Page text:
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|Line(s) served||Moscow Metro:
Bolshaya Koltsevaya line
|Car length||20 m (65 ft 7 3⁄8 in)/19.21 m (63 ft 1⁄4 in)|
|Width||2.7 m (8 ft 10 1⁄4 in)|
|Height||3.644 m (11 ft 11 1⁄2 in)|
|Maximum speed||100 km/h (62 mph)|
|Weight||34.5 t (34.0 long tons; 38.0 short tons)/33 t (32 long tons; 36 short tons)|
|Power output||660 kW (890 hp)|
|Acceleration||1.3 m/s2 (4.3 ft/s2)|
|Deceleration||1.3 m/s2 (4.3 ft/s2)|
|Track gauge||1,520 mm (4 ft 11 27⁄32 in) Russian gauge|
81-720/721 (Yauza, Russian: Яуза), is a subway car model used by the Moscow Metro. The origins of the design go back to 1987, and the first train was built in 1990-1991. Production of "Yauza" has since been discontinued due to ongoing reliability issues.
The 81-720/721 "Jauza" subway cars.
The automated train control system "Vityaz-1" was developed by JSC "Research Institute of Instrument them. Tikhomirov ". 
In 1993, at the Polezhaevskaya subway station, Russian President Boris Yeltsin, Prime Minister V.S. Chernomyrdin, and Moscow Mayor Yuri Luzhkov attended the ceremony marking the debut of the new trains, consisting of 81-720 (lead) and 81-721 (intermediate) cars numbered 001-002-003-004-005.
The new cars deviated significantly from the traditional design. The body is made of stainless steel, painted in a yellow-gray color scheme as opposed to the traditional blue color scheme used on previous models. The lead cars had a distinctive modern design at the cab end. Other improvements included the addition of ceiling fans (as opposed to air ducts used on the older series cars), cab air conditioning and heating systems, more standee room (increasing the capacity of each car by 30 - 40 people), bigger cab, and a new design of the trucks. The original design featured padded bench seats matching the contours of the human back, however this design was soon dropped and subsequent models were built with the standard anti-vandal plastic seats. The cars had DC-120 type traction motors (4 per car) and a thyristor-pulse control system developed by AEC "Dynamo", as well as regenerative breaking, recycling energy back into the third rail, allowing the cars to operate smoother, quieter, and more efficiently. The maximum design speed was increased to 100 km/h vs 90 km/h for the 81-717/714 and earlier classes of cars due.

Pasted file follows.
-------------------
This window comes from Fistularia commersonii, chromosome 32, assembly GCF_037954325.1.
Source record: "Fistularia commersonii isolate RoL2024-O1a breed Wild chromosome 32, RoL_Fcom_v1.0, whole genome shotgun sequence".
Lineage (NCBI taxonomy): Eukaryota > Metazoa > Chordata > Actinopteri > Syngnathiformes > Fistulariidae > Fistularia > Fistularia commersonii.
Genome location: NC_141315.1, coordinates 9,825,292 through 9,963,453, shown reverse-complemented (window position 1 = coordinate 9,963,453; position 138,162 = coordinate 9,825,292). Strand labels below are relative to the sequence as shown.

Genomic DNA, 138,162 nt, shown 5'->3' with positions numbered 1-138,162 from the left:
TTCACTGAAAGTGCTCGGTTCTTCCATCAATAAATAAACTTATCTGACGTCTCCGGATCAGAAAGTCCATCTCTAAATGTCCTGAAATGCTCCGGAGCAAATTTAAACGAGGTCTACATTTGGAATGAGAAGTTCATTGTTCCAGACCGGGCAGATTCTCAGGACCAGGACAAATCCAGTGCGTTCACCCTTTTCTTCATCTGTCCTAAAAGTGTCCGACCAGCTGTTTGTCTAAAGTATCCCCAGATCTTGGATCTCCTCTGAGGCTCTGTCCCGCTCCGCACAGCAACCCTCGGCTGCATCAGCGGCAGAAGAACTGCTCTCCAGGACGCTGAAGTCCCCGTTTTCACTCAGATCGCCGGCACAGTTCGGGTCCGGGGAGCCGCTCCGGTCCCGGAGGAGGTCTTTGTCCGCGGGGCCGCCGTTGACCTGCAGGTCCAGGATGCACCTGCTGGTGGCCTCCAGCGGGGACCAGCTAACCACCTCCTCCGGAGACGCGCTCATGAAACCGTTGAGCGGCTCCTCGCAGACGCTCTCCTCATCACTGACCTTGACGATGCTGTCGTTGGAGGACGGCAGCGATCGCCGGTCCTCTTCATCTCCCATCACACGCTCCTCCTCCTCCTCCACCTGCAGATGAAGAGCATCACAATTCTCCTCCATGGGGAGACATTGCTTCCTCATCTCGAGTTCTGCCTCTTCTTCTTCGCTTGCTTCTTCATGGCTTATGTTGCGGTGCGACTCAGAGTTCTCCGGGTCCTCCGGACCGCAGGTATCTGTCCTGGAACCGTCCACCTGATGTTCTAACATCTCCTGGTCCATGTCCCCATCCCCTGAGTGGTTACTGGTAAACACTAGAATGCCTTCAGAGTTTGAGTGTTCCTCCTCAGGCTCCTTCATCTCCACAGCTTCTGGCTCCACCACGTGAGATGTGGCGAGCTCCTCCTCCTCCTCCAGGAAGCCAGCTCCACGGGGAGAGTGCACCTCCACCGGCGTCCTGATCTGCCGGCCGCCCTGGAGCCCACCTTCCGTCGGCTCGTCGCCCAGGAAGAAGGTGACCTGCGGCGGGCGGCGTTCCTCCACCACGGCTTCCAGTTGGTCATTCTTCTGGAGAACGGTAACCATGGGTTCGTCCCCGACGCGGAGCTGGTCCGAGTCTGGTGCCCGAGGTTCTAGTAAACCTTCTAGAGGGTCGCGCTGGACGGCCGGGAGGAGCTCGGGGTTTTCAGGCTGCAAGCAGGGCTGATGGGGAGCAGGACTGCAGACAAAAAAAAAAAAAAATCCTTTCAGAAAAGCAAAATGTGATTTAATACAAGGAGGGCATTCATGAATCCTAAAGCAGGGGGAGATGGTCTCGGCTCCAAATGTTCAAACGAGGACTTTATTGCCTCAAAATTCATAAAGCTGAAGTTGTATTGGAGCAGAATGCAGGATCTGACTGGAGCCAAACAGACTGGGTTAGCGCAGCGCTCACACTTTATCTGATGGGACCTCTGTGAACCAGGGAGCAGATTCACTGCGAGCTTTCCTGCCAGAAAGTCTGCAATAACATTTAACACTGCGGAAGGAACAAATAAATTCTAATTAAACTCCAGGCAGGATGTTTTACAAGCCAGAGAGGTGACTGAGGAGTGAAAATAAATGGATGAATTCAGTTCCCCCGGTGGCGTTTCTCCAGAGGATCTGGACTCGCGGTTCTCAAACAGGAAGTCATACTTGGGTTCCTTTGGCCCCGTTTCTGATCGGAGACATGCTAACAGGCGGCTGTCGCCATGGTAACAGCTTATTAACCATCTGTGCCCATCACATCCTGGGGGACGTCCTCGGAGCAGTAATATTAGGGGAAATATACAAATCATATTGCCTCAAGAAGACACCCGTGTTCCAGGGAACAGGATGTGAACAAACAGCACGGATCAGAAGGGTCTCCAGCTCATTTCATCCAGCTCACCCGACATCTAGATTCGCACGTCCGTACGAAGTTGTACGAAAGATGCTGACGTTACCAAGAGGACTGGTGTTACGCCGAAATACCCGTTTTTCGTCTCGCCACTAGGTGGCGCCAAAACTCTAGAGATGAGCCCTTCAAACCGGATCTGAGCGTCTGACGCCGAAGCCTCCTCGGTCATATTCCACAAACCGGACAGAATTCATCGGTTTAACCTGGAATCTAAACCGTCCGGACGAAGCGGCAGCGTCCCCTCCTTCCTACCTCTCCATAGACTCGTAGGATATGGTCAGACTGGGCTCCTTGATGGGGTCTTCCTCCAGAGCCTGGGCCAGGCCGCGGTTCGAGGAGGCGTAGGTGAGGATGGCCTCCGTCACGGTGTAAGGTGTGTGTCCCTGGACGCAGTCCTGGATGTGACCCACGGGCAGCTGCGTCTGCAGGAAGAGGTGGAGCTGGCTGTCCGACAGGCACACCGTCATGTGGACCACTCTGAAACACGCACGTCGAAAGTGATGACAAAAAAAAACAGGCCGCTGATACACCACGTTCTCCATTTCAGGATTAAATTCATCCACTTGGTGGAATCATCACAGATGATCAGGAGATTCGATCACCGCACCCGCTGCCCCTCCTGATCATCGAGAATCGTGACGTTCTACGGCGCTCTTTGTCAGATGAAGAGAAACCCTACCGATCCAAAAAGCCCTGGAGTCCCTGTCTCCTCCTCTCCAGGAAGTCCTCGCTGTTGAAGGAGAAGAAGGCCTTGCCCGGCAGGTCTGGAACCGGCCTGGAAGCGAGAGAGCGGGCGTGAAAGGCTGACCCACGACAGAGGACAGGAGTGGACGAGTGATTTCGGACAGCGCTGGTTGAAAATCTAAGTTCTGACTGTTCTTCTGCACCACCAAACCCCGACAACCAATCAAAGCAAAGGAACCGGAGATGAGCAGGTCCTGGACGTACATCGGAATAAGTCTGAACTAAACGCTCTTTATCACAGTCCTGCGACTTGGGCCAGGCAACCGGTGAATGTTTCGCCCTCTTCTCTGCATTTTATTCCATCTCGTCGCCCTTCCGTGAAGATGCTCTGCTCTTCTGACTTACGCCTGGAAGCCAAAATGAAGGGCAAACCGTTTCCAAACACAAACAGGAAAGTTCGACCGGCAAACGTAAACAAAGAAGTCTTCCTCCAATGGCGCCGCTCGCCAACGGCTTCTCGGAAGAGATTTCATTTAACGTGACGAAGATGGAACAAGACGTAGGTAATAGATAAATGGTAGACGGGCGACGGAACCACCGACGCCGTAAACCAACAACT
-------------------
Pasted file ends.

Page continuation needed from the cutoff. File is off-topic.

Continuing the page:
The cars featured an automatic sprinkler system that would instantly form a water cloud inside the car in the event of a fire, however there are also fire extinguishers in each car.
In late 1992, a new experimental version of Yauza came out, equipped with Dinamo-made AC traction motors. Tests were carried out in the suburban ring VNIIZhT Sherbinka. Since there is no third rail at the test site, the train was temporarily fitted with a pantograph to collect power from overhead wires, which were set to provide 850 V of current. Unfortunately, the cars have not been completely trouble-free. Often numerous mechanical or structural difficulties were encountered.
The Yauza trains operate regularly on the Kakhovskaya and Lublin-Dmitrov lines: 6 81-720/721 trains built between 1991 and 2002 on Kakhovskaya Line and 3 81-720.1/721.1 trains built in 2004 on Lyublinsko-Dmitrovskaya Line. No further production runs were made and the Moscow Metro chose instead to purchase more 81-717/714.5M and brand new 81-740/741 models. The rest of the service on the Lublin-Dmitrov line is provided by 81-717/714.5M and 81-717/714.6K trains. It is planned to eventually transfer all 81-720/721.1 cars to the Kakhovskaya line.
Several surplus 81-720/721 cars remained on JSC "Metrovagonmash" property until 2010, before being scrapped to give space for the ongoing production of the future 81-760/761 cars, and one 81-721 car remained stored in the "Krasnaya Presnya" depot prior to disposal in August 2013.